The punch is put in the chuck on the drill press and the clear pastic placed on a piece of soft timber to press out the windows.
    This hole is push a blunt cocktail stick through to push the circular glass( pastic) out of the punch.
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    Steel would be better and will last longer.

    Weathering can begin with the cab interior and a grimy wash of diluted matt black enamel.

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    Next the name and works plates were painted red and then the surface clean off with some very fine wet and dry.
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    A piece of foam rubber glued into the bunkers
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    Then the coal added.......
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    DSCF3059.JPG With the loco now re-assembled the plates can be fixed in position.
    First a coat of grime colour is given all round and as this is to be heavily weathered I had to give a second coat.
    DSCF3061.JPG
    I use an Iwata airbrush with a 0.3mm nozzle, I find this about right for weathering.
    DSCF3064.JPG I can recommend the pistol grip and extra water trap.
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    Next the top surfaces are given a coat of matt black and the roof and chimny top some black powder as explained in the Monks Eleigh J68 thread.
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    A bit of dry brushing with some acrylic rust shades around the brake shoe's to suggest the dust that builds up.
    DSCF3067.JPG DSCF3068.JPG
    How about some real grimy grease and oil behind and around the slide bars and cylinders, use gloss black mixed with black powder, use an old or cheap brush 'cause it will ruin it.
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    Mor to follow.
    Col.
     
  14. Steph Dale

    Steph Dale Western Thunderer

    Why is it, that whenever I see nicely modeled industrial locos I come over all misty-eyed with the thought of the Littleton tank in bits at the Avon Valley Railway and wouldn't it make a lovely model?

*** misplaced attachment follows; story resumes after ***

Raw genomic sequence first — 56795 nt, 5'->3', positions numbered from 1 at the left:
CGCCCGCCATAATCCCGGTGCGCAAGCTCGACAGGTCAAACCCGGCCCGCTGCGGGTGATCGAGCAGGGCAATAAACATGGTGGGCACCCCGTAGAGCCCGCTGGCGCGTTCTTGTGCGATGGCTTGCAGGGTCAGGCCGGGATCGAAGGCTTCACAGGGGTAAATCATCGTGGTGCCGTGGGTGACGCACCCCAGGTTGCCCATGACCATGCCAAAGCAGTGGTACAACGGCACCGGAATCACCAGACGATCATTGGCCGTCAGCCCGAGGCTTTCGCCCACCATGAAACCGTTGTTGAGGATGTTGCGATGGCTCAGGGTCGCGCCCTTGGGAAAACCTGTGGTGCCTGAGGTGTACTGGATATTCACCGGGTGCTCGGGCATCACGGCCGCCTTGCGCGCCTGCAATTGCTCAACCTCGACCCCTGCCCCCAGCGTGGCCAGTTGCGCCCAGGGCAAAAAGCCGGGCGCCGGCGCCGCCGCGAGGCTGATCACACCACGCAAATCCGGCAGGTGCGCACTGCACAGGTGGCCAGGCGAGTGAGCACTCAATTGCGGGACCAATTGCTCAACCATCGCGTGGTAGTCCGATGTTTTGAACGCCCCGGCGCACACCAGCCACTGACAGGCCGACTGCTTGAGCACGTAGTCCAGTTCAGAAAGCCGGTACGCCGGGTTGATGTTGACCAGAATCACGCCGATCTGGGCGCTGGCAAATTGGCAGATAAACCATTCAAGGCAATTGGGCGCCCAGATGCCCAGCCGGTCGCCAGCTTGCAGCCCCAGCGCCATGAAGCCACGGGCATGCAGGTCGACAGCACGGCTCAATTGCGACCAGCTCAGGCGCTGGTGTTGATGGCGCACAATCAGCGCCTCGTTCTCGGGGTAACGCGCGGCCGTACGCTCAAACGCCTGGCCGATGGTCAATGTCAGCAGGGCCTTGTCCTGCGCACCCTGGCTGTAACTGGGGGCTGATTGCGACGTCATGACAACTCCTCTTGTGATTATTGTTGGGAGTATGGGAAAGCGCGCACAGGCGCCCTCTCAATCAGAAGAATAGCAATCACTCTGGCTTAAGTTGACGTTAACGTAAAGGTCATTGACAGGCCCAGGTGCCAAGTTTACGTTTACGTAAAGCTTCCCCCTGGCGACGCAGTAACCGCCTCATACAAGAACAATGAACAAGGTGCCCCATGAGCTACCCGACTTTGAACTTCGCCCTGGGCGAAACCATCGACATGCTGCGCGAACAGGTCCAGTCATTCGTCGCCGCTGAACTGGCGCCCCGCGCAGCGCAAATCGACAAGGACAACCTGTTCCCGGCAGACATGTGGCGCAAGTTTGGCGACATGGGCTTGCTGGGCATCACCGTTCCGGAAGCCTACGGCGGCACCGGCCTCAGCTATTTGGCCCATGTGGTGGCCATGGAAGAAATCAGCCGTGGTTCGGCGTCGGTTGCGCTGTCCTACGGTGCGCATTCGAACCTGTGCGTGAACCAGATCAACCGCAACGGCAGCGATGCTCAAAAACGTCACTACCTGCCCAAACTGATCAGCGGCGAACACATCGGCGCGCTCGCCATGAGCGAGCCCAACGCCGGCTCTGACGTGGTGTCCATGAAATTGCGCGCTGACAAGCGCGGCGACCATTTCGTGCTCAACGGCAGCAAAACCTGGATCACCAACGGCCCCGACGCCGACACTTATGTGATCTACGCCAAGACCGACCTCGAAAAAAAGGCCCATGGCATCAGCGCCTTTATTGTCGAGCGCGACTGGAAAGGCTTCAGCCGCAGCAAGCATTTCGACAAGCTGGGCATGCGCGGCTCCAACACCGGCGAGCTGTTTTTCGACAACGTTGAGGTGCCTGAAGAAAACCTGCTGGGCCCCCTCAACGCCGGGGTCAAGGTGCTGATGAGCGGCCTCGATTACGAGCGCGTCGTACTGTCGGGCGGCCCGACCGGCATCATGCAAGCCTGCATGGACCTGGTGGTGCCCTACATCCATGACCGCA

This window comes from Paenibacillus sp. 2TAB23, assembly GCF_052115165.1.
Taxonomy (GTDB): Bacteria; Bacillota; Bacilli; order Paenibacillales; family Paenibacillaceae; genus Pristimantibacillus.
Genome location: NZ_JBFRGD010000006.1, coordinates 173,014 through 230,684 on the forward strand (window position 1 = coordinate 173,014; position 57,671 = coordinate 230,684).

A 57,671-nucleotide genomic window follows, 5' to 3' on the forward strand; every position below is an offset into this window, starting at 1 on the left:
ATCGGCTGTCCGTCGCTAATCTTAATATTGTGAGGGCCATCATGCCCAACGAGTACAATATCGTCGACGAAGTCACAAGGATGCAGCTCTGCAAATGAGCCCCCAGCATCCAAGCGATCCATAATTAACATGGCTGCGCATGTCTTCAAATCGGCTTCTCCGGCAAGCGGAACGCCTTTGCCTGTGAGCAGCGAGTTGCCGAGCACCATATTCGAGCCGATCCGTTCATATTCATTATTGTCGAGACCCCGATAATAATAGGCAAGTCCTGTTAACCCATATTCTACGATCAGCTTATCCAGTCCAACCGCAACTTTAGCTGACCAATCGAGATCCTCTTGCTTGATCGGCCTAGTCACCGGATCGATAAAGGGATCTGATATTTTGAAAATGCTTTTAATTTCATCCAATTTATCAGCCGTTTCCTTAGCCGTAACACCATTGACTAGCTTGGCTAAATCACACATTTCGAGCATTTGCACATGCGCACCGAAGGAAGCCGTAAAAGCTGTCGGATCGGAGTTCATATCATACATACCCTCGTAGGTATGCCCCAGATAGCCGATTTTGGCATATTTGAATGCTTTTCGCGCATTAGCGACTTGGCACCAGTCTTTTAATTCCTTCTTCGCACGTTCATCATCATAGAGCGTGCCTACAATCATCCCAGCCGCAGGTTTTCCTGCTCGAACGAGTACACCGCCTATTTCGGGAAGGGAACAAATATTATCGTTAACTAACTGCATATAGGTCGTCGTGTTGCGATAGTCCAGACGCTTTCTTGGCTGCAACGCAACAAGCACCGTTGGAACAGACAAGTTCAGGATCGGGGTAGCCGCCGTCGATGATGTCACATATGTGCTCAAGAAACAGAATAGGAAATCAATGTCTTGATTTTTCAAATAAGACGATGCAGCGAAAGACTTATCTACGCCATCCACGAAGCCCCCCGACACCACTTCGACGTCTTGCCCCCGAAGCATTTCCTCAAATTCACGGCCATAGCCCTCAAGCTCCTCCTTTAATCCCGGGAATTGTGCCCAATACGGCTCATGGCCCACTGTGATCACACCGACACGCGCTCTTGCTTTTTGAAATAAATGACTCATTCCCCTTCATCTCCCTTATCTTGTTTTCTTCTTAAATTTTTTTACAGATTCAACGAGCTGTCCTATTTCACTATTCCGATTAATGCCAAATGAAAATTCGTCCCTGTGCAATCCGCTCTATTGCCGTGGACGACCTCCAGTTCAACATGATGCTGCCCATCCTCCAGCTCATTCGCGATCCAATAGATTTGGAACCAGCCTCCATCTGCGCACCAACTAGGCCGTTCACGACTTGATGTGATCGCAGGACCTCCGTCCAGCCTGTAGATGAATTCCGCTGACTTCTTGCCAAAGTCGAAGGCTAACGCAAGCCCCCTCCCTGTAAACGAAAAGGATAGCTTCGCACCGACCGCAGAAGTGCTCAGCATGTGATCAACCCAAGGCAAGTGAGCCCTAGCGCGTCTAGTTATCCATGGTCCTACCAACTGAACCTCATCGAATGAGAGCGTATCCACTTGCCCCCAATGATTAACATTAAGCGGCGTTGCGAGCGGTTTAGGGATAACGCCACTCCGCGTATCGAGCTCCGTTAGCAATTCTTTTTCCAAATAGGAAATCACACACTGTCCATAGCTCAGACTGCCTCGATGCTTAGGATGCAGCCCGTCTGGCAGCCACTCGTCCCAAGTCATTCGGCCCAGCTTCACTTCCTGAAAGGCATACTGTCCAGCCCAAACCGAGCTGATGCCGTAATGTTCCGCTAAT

You're really not helping, Col! That's an utterly charming model with your paint job, which has lifted it to a degree I wouldn't have imagined.

    Steph
     
  15. eastsidepilot

    eastsidepilot Western Thunderer

    More wear and tear was introduced with handrails and steps given some dry brushed metalcote gunmetal and once dry this is polished.
    Rust staining at various places, and some more metalcote gunmetal on top of the tank with some scuff marks produced with a cotton bud. The dirt and soot would be disturbed here by the crew clambering up to lift the lid.
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    With regards to staining look at good colour photo's, where a loco has worked outside all it's life and has not been cleaned there will be stainin from below fittings were the sulpher from the soot has mixed with rain and then dried out with the heat from the loco and the sun. Paint starts to peel and fall off where the crews boots have constantly worn against the back plate on the steps thus going rusty.
    Final detail was to polish the centres of the buffer heads, with a glass fibre brush, down to bare metal and then dab some dark rust colour around the perimeter of this bare metal area with a cotton bud, use the paint dry, by this I mean as in dry brushing, don't use it to thick, I normally put some paint in an old jam jar lid and then just dab the end of the cotton bud in the paint then dab it off on some kitchen towel before using.
    Don't forget to clean the treads with a celluose dampened cotton bud, other wise it won't run:thumbs:

    ATB, Col.
     
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  16. john lewsey

    john lewsey Western Thunderer

    Hi Colin this looks really good what a difference from the start well done mate
    Genius
     
  17. Ressaldar

    Ressaldar Western Thunderer

    just brilliant Col.:bowdown::bowdown::bowdown: many thanks for sharing the method with us:thumbs::thumbs::thumbs:

    cheers

    Mike